Science Questions

What do we know about oil-degrading bacteria?

Sat, 15th May 2010

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Raghav Chandra asked:

What do we know about oil-degrading bacteria?


We put this question to Dr Jim Haseloff, from Cambridge University:

Chris -  A very pertinent question with what's going on in the Gulf of Mexico of course.

Jim -   Yes and one of the first patented organisms (and that’s another controversial issue, whether you can patent things) was a microbe that had improved oil degradation properties and so, clearly, the appeal of synthetic biology approaches is that you can take some of the diversity that you find in the natural world and transfer that into organisms for more specific purposes.

Chris -   In other words, to turn bacteria into things that can eat oil and therefore help with their clean up. 


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raghav chandra asked the Naked Scientists: Dear Naked Scientist Team: I was reading an article about bioremediation. I was wondering if you could tell me - Is Streptomyces griseus a degrader of oil? - What other known species of bioremediative bacteria are there? Thank you for your time. Raghav Chandra What do you think? raghav chandra , Mon, 3rd Nov 2008

Human Sewage, farm manure all contain the organisms that break down oil tar residues. This can be seen on tarmac roads where potholes form in the middle from horses, sheep and cattle droppings left to eat into the hard road surface. Droppings on either side of the narrow country lanes  are dispersed by traffic so do less damage than the undisturbed manure.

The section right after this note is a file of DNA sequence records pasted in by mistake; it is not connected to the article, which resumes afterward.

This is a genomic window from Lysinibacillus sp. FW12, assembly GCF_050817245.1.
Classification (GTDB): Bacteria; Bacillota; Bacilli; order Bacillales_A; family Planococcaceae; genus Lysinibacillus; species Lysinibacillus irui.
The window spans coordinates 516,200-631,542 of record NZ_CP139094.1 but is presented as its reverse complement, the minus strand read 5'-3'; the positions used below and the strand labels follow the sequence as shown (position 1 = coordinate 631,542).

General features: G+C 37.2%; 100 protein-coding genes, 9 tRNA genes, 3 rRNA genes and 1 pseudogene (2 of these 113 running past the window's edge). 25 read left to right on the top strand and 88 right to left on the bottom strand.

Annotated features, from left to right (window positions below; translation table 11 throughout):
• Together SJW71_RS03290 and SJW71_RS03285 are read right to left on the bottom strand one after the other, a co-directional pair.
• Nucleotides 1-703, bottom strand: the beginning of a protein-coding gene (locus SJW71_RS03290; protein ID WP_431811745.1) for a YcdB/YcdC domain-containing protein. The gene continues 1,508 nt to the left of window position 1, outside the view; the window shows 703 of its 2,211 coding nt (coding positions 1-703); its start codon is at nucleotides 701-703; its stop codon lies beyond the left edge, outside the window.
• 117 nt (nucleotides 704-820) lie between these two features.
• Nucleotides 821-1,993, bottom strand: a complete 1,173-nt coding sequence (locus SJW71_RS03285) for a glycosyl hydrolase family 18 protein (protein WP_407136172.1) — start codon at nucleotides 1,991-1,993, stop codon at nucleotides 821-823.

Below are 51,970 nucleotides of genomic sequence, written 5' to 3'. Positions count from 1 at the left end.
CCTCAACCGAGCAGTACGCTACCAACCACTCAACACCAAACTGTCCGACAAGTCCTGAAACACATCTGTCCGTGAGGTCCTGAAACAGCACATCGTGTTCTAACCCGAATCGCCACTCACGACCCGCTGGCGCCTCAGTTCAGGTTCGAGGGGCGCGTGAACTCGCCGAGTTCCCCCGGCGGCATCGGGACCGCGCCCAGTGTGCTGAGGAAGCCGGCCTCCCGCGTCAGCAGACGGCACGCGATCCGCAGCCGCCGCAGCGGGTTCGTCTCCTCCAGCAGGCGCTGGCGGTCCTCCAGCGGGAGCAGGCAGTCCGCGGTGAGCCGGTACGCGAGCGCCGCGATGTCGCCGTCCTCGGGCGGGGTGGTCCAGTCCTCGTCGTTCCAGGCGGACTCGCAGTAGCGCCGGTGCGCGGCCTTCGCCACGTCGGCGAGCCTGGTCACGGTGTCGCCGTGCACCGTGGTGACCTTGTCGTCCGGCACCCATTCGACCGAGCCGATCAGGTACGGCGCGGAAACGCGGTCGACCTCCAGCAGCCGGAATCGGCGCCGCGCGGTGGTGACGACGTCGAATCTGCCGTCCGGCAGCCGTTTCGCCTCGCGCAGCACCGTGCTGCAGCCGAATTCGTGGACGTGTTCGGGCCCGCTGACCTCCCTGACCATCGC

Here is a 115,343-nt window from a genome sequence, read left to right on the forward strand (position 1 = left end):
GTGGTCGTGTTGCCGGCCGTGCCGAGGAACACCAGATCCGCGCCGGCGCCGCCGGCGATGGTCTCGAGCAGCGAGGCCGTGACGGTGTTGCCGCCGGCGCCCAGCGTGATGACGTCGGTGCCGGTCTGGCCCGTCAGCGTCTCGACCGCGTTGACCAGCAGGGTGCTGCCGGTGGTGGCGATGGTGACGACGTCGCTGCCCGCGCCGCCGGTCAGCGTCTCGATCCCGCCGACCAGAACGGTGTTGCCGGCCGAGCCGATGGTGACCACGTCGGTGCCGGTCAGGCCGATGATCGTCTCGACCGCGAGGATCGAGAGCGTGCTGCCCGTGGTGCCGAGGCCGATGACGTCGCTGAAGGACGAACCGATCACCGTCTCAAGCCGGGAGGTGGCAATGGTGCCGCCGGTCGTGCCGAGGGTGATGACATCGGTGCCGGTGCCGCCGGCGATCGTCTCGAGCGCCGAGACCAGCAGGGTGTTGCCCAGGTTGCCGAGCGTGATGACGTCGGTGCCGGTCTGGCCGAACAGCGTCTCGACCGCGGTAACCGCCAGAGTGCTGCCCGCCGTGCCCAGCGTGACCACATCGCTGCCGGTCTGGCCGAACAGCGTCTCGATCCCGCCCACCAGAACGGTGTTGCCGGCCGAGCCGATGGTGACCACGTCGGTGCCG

The sewage pollution in the sea on the coast of Kuwait must have played an important part in the dispersal of the oil contamination during the gulf war.

This has been an argument of mine for the Oasis Irrigation Project, which uses the return ballast capacity of super crude oil carriers to transport waste water back to irrigate deserts, while at the same time cleaning out the tankers of the tar residues that build up and occupy a large ever increasing area of the tankers capacity to carry crude oil.

Andrew K Fletcher
Andrew K Fletcher, Wed, 26th Nov 2008

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